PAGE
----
"Southeast Home Health really did so much for me and I'm very grateful."
Editor’s note: After a remarkable 103 years that included raising a family, hard work and countless contributions to her church and community, Ruby Hayes died in June of 2017. This feature is a tribute to a fiercely independent woman, gently weathered by the years, who never lost her optimistic outlook.
Bloomfield, Mo., resident Ruby Hayes doesn’t let her age slow her down too much. “I’ve lived here by myself for 55 years,” she says. “And I drove my car until I was 99 years old.” The fact that she is now 102 years old makes her just shrug her shoulders.
She tends a large garden in the back of her home from spring until fall, cans most of her own vegetables and picks up pecans whenever they are scattered about in her yard. “If I raised it or grew it, I probably canned it,” she says with a soft laugh as she proudly displays colorful jars of pickles, beets, tomatoes and onions.
For her family, the goal is for Ruby to remain as independent as possible. A former nurse aide, she grew up during the Great Depression. In the early 1960s, she and her family ran the Hayes Café in Bloomfield, Mo., until they finally sold the business. As her children grew up and moved away from home, she traveled all over the United States, mostly by bus, and witnessed to fellow riders along the way.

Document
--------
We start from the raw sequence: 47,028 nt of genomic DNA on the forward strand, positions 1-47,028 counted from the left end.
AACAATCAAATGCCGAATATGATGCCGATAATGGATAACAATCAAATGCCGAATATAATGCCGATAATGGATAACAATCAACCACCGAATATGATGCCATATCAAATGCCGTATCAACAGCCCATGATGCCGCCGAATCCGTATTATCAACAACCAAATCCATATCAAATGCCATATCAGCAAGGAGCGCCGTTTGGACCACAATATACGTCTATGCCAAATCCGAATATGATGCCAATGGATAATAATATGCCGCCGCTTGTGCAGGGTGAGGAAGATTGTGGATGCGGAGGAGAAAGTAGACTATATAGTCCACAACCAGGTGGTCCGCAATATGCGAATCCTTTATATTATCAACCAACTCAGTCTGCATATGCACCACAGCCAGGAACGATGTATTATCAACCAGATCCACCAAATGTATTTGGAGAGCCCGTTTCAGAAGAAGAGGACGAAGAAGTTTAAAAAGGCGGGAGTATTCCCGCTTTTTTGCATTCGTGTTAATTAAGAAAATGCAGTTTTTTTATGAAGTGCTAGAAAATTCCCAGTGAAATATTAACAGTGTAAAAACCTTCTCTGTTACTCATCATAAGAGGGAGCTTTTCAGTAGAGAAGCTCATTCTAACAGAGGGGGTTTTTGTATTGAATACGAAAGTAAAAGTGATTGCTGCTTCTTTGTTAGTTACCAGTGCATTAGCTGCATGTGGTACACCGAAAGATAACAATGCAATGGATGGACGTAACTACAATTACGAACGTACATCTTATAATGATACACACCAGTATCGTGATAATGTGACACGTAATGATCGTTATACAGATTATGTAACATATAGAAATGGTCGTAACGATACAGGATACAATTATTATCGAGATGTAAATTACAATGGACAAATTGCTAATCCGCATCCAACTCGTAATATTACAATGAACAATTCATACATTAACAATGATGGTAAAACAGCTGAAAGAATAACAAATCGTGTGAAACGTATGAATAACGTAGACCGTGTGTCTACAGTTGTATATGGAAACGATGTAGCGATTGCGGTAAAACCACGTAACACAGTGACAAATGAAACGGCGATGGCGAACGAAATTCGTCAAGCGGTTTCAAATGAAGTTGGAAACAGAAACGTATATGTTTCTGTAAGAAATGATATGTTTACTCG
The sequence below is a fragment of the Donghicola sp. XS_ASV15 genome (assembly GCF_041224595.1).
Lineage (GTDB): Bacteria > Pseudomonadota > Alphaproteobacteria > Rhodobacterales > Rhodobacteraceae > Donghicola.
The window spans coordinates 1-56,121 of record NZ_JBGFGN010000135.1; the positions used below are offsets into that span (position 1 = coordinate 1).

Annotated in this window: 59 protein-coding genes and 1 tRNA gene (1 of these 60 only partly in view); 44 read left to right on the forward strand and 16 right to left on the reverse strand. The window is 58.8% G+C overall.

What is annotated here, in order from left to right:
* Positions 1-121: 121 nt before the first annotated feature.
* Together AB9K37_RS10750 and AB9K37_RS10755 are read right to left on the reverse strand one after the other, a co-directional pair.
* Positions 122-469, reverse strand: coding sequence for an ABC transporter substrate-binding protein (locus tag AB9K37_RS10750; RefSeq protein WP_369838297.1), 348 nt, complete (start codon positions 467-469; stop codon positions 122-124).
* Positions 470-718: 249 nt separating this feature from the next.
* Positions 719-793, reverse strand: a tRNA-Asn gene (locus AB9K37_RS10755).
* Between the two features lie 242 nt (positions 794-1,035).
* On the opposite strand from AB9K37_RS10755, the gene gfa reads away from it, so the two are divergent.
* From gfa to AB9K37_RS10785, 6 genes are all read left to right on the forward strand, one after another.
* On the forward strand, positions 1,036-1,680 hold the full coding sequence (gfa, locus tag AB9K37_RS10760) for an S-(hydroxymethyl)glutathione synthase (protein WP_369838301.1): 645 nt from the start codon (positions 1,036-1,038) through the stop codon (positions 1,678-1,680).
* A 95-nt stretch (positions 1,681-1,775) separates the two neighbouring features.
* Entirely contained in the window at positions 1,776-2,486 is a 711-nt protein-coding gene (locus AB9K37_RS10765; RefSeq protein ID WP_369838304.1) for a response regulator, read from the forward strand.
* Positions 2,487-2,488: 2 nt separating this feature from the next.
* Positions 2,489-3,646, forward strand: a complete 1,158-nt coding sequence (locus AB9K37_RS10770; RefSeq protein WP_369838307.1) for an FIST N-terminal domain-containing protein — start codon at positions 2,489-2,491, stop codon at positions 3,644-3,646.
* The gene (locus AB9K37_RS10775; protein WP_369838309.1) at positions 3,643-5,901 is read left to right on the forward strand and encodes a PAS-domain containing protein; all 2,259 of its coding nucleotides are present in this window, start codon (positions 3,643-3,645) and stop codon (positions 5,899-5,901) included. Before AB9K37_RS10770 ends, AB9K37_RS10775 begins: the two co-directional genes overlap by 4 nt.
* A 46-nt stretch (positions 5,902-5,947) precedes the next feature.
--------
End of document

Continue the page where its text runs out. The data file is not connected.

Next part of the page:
Last January, Ruby was hospitalized for pneumonia – one of the few times she says her health faltered. Then, this past summer, Ruby suffered a minor stroke. “I came to take her to church on Sunday and she didn’t answer the door,” says her son Dean, 69, one of Ruby’s nine children who range in age from 50 to 81. “I came in and found her on the tiled bathroom floor. Her left side was sagging and her speech was a bit off. So I called the ambulance and they took her to Southeast Health Center of Stoddard County in Dexter, Mo.”
Eager to regain her independence, Ruby and her family turned to
Southeast Home Health – Dexter.
“None of us kids are young, either,” Dean says matter-of-factly. “We really wanted someone to help us check on Mom and keep her as active as possible. Home Health was very, very helpful to all of us.”
Krystal McGowen, a physical therapy assistant, was one member of the Home Health team who took care of Ruby. “We worked on simple exercises that would help Ruby regain her mobility,” she says. “We’d also walk down the street to build up her strength and endurance. Speech therapists also worked with her to regain her speech. Of course, we also all had the goal of getting Ruby back to the garden she loves so much.”
Within weeks, Ruby was back to canning her fall harvest and raking leaves. On her front porch on a sunny day this past November were two full buckets of pecans. “Sure, I picked them up myself,” she laughed as she stood under her own pecan tree.
McGowen, who returned recently to check on Ruby, shook her head in wonder. “She is more active than most people half her age,” McGowen says. “We’re so proud of her.”
“They really did so much for me and I’m very grateful,” says Ruby. “They are like family now and I love them too.”